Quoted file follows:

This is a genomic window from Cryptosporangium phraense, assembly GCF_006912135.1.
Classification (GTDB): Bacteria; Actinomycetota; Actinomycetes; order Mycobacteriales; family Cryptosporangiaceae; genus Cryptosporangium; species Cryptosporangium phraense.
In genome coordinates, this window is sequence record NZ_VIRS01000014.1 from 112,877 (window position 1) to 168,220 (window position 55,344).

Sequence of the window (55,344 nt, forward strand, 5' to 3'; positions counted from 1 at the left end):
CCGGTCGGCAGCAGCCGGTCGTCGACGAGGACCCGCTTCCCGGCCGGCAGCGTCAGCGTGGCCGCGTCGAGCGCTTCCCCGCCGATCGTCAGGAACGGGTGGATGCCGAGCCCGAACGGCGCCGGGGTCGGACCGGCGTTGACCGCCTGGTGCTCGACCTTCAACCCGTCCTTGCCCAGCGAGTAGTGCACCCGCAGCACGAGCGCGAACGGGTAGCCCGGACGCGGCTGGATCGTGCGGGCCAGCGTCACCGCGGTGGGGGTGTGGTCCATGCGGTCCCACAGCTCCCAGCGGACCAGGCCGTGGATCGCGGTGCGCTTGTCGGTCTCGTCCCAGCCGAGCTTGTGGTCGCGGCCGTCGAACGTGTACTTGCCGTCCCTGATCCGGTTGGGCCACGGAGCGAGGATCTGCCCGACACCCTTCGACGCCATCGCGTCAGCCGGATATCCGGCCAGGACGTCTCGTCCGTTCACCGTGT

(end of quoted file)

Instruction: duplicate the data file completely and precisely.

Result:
This is a genomic window from Cryptosporangium phraense, assembly GCF_006912135.1.
Classification (GTDB): Bacteria; Actinomycetota; Actinomycetes; order Mycobacteriales; family Cryptosporangiaceae; genus Cryptosporangium; species Cryptosporangium phraense.
In genome coordinates, this window is sequence record NZ_VIRS01000014.1 from 112,877 (window position 1) to 168,220 (window position 55,344).

Sequence of the window (55,344 nt, forward strand, 5' to 3'; positions counted from 1 at the left end):
CCGGTCGGCAGCAGCCGGTCGTCGACGAGGACCCGCTTCCCGGCCGGCAGCGTCAGCGTGGCCGCGTCGAGCGCTTCCCCGCCGATCGTCAGGAACGGGTGGATGCCGAGCCCGAACGGCGCCGGGGTCGGACCGGCGTTGACCGCCTGGTGCTCGACCTTCAACCCGTCCTTGCCCAGCGAGTAGTGCACCCGCAGCACGAGCGCGAACGGGTAGCCCGGACGCGGCTGGATCGTGCGGGCCAGCGTCACCGCGGTGGGGGTGTGGTCCATGCGGTCCCACAGCTCCCAGCGGACCAGGCCGTGGATCGCGGTGCGCTTGTCGGTCTCGTCCCAGCCGAGCTTGTGGTCGCGGCCGTCGAACGTGTACTTGCCGTCCCTGATCCGGTTGGGCCACGGAGCGAGGATCTGCCCGACACCCTTCGACGCCATCGCGTCAGCCGGATATCCGGCCAGGACGTCTCGTCCGTTCACCGTGT